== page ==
Allison Nakogee will celebrate the completion of her Bachelor of Arts degree today at a ceremony in Moose Factory, Ont.
She was able to take post-secondary courses because of the community-based program offered through the University of Sudbury.
"Having this opportunity I was able to stay in my community, keep my job, work during the week. I had the support system right here."
"It's not that easy for some people just to get up and leave," says Nakogee referring to individuals who must uproot their lives to attend post-secondary schools elsewhere.
The University of Sudbury has offered the community-based program since 2013. At that time there were four northern Ontario First Nations that offered university classes through both face-to-face instruction and video conferencing.
Last March, the university lost its federal funding for the program, and had to cut courses it offered in Attawapiskat, Fort Albany and Kashechewan.
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The university professor who provides the students in Moose Factory with face-to face instruction is Emily Faries. She travels from Sudbury to the northern community on weekends.
Faries has a home in Moose Cree First Nation which means the school doesn't have to pay for her accommodations or meals while she's there.
"If it was anybody else who was going up and not from there, it would be very very expensive to send a professor up," Faries says.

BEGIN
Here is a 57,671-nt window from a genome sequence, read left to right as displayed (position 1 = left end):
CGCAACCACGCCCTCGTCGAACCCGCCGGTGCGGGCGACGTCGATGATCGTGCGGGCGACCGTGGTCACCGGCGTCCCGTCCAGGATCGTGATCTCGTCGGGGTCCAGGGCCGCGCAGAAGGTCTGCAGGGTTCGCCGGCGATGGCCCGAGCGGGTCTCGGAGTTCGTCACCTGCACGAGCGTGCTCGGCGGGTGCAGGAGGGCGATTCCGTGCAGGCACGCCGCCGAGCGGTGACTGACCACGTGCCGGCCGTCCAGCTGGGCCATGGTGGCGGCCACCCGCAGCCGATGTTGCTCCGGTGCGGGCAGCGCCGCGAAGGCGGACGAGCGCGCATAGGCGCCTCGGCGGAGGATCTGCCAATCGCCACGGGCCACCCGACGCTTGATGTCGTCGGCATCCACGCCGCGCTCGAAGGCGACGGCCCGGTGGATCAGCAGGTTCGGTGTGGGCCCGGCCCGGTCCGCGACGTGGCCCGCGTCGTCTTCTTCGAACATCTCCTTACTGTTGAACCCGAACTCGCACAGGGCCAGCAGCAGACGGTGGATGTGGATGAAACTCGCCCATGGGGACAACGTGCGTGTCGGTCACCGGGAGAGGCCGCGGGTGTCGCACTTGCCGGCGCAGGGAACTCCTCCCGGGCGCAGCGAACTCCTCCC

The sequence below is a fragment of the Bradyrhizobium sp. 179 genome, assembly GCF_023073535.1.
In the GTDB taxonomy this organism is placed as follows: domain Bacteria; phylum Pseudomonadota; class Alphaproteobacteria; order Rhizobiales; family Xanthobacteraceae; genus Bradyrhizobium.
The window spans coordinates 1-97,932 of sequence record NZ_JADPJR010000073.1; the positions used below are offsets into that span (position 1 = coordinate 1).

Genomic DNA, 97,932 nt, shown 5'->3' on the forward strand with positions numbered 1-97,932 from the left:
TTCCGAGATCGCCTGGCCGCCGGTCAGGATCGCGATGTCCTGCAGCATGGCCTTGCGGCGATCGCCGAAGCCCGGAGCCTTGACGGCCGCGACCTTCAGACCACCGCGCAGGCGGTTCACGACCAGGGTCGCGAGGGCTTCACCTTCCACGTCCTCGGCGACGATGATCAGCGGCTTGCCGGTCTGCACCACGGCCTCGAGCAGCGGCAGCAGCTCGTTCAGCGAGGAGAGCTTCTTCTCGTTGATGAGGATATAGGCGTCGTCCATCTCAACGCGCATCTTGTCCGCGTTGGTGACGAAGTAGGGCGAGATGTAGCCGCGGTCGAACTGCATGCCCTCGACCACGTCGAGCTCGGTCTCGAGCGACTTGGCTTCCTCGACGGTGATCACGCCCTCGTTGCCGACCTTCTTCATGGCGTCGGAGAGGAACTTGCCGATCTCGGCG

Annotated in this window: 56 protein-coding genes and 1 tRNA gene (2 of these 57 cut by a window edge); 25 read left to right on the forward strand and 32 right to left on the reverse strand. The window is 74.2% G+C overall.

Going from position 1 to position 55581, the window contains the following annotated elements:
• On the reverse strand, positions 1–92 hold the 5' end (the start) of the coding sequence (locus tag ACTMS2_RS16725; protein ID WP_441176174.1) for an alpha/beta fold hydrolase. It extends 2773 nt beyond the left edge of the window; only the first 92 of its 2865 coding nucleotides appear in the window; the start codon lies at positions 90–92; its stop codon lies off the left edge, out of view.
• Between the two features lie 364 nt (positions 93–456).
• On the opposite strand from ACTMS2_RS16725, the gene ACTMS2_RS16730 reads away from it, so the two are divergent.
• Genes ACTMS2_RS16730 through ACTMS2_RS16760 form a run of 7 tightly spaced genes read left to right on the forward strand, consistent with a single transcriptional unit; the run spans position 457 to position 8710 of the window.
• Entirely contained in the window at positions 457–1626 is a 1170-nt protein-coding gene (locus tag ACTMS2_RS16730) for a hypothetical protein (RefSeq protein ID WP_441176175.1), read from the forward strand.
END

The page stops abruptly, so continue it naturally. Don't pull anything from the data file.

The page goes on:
The community-based program means students in the First Nation can work to improve their education without having to relocate.
Hard to uproot to large city
"Most of the students have children. It's very hard to uproot children and have them move to a city. It's very difficult for students to concentrate on their academics if they're busy with children, and just getting oriented to living in cities," Faries says.
"It benefits not only the students who are obtaining their degrees, but it benefits the whole community because these students carry their newly-acquired knowledge into their work, into their families and into the community."
The ceremony in Moose Factory will also celebrate the renewal of the agreement between the University of Sudbury and the Mushkegowuk Tribal Council to continue to offer the program in years to come.
The Mushkegowuk Tribal Council is a non-profit regional Chiefs' Council representing eight Cree First Nations in northern Ontario.
Impact on students, families, commnuity
'It's really a commitment to work together ... We need to work with people there. It's their community, and so we have things to offer and we're there to work in collaboration," says Sophie Bouffard, president of the university.
Bouffard says the program has had an impact on the students, their families and the community.
"As an institution we do have a commitment to make post-secondary education available in areas where it's not as accessible," says Bouffard.
Faries welcomes all from the Moose Factory to today's graduation ceremony. She says the school wants the community to share in the success of the students, adding that there is a celebration every time there are graduates from the program.
"Even if we only had one we'd have a celebration."